Someone linked me up to this NPR article on creative, loose, make-believe play being the key to kids' developing executive function (self-regulation, which leads to success in school, life, social interactions, and world peace, apparently). I also liked this one I clicked through to, overall; some of the things the Tools of the Mind school is doing seem like even FURTHER controlling of kids, but I suppose its for kids who are already coming from problematic experiences, and there were some neat bits of info further down in the mish mash of content.
Sophie's toys have gotten a bit out of control, I must say. We were SO set on keeping them to a reasonable amount, but as she grew we added more toddler toys, versus more babyish toys, but she likes to get out the baby toys and use them in new ways a lot, and then I got a ton of stuffed animals from the closet back at my parents' house, a bunch of my old toys.... and suddenly we had toy overload. But we managed to organize it into categories, and hide some away, and now Sophie knows where to find the dolls, the stuffed animals, , the balls, the kitchen toys (mostly just kitchen stuff she's appropriated), the musical instruments (still percussion-heavy; we would love to find a trumpet of some kind she could play, or a safe string...), in the same way she knows where to get a clean napkin or bib, and where to put the newly folded laundry, and where to put the dirty ones. So I think that's good, that she has a good amount of space in this modern household where she can be in charge and help a bit. I also love how she mixes up her toys, and how certain stuffed animals have different personalities (altho most love to be fed by her tiny baby spoons, and be comforted, after she drops them, with hugs and kisses and rockarockarocka).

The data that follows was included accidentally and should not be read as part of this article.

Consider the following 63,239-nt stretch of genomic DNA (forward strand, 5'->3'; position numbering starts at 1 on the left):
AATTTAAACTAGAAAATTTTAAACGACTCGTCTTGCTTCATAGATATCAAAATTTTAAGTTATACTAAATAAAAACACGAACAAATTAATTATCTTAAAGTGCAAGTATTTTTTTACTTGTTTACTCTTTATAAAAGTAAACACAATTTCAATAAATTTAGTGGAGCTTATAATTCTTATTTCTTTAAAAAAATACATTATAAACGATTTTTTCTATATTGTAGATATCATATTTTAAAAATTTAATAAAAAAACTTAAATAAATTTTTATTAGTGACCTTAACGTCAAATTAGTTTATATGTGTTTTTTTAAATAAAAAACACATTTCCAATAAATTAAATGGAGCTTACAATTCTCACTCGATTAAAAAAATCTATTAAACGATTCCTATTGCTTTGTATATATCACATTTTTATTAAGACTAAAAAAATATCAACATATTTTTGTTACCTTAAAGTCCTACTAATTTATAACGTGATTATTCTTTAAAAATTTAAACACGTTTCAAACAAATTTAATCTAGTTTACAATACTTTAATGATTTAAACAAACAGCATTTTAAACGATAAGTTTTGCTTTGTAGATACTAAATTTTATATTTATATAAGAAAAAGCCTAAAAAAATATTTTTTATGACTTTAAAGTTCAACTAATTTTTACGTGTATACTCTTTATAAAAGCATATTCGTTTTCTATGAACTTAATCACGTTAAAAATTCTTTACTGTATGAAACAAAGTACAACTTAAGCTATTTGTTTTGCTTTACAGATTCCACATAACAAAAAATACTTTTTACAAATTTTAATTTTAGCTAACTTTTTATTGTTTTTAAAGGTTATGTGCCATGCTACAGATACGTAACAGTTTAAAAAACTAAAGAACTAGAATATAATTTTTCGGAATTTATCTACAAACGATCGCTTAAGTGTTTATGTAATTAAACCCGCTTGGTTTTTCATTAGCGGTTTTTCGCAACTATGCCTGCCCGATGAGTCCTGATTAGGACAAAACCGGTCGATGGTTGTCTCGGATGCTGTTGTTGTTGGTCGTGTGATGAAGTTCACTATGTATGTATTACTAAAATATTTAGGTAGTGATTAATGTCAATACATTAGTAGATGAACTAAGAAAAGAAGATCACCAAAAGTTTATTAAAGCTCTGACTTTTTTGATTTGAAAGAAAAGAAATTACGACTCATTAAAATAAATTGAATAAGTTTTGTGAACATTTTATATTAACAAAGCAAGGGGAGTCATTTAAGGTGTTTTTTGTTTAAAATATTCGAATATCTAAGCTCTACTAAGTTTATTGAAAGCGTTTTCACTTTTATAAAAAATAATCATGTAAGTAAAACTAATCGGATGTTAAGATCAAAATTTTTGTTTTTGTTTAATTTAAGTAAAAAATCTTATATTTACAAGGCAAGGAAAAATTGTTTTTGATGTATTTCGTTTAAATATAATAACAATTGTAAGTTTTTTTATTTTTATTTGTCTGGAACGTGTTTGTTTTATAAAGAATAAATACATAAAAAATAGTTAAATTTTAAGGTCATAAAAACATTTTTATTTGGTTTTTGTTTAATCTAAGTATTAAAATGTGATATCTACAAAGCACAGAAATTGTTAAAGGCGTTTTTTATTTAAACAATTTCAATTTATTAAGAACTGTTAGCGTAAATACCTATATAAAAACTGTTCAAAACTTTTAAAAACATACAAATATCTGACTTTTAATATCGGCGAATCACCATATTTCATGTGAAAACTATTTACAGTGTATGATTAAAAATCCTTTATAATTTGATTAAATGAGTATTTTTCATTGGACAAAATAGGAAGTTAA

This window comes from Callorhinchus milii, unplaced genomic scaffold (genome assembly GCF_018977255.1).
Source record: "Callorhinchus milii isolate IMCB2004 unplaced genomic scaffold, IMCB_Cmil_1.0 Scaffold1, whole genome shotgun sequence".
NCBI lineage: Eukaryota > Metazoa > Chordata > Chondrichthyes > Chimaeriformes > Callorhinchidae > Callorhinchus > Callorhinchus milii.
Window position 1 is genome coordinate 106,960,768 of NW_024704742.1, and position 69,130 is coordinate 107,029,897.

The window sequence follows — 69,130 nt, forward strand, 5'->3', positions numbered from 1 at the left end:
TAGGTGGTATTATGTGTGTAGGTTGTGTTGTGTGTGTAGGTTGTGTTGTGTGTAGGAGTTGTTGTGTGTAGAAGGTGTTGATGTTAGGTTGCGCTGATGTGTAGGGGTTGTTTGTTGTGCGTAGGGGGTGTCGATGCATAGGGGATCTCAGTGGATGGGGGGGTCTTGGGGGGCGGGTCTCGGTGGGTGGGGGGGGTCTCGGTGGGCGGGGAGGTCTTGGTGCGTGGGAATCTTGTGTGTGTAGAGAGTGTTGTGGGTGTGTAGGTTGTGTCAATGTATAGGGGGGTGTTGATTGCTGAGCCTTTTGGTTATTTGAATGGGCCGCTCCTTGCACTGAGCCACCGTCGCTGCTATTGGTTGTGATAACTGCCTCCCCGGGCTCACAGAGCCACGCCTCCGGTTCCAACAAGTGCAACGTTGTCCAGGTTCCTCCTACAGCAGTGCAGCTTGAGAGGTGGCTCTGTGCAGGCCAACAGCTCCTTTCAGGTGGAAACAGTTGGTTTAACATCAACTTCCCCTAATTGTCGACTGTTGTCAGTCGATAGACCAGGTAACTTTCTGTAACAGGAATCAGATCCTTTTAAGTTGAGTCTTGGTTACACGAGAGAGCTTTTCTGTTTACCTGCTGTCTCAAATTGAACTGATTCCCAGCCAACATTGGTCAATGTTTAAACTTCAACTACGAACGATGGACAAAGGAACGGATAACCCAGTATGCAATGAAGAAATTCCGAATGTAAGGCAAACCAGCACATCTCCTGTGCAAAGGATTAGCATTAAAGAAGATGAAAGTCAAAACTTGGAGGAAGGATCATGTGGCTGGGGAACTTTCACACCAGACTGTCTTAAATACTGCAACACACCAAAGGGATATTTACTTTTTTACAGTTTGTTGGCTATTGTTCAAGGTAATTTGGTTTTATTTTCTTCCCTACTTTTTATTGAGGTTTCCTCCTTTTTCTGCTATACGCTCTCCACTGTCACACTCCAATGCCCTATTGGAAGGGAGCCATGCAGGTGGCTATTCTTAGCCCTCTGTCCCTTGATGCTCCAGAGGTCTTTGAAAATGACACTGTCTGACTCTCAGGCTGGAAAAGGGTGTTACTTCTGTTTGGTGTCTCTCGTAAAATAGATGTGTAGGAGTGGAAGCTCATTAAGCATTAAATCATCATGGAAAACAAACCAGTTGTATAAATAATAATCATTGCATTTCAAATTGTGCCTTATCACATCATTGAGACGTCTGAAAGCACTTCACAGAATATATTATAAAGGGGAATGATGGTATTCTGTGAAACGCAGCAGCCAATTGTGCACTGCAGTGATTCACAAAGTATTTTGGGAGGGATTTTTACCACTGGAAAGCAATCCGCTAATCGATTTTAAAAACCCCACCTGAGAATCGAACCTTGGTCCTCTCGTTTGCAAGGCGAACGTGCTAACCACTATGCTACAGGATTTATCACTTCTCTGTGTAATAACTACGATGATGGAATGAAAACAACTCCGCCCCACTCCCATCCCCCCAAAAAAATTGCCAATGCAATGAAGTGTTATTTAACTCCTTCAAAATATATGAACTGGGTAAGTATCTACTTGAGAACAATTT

I have been meaning to read up on play for a while, which seems silly but this article, which I've seen before, reminded me that play has, like so much of our lives, been taken over and changed by corporations, and we sometimes need reminders about our traditional ways. I liked how the article made the distinction about how play is about play, and companies made it about things, and how that changed things. I know, from my limited reading, that trademarked toys (like from TV shows and movies) and many of the electronic "educational" toys tend to limit play; they can be used in one way, whereas "good" play lets kids be in control and make different decisions and their imaginations. Kids tend to just act out the TV show or do the one thing the toy is made for (and then often lose interest in it). Then there's the ways the majority of toys made today are bad for us... noisy toys that are programmed in volume to catch parents' attention in busy toy aisles, but are damaging for a baby's ears... toys made with chemicals that can cause cancer and infertility, even some that now are made to look "natural" (but are full of formaldehyde in the particle board or who knows what in the paint from China or petroleum in the "cloth")... the point is, I'm more okay with Sophie having a lot of toys that are being reused and therefore aren't demanding more resources from the planet, in manufacture and transport as well as materials, and a few carefully selected toys that will enhance her imagination-fueled play. I guess swathes of fabric (be it fancy playsilks or not), some big pillows and chairs, some paper tubes.... all these can be the makings of amazing make-believe.
I need recs for books on all this. I don't know if we're really a Waldorfy family, although I like a lot of what I've picked up casually from hanging out with families who are. Maybe we can learn some things and take what we like from those resources.... but as a teacher I really like this kind of research-based reminder of what play is all about.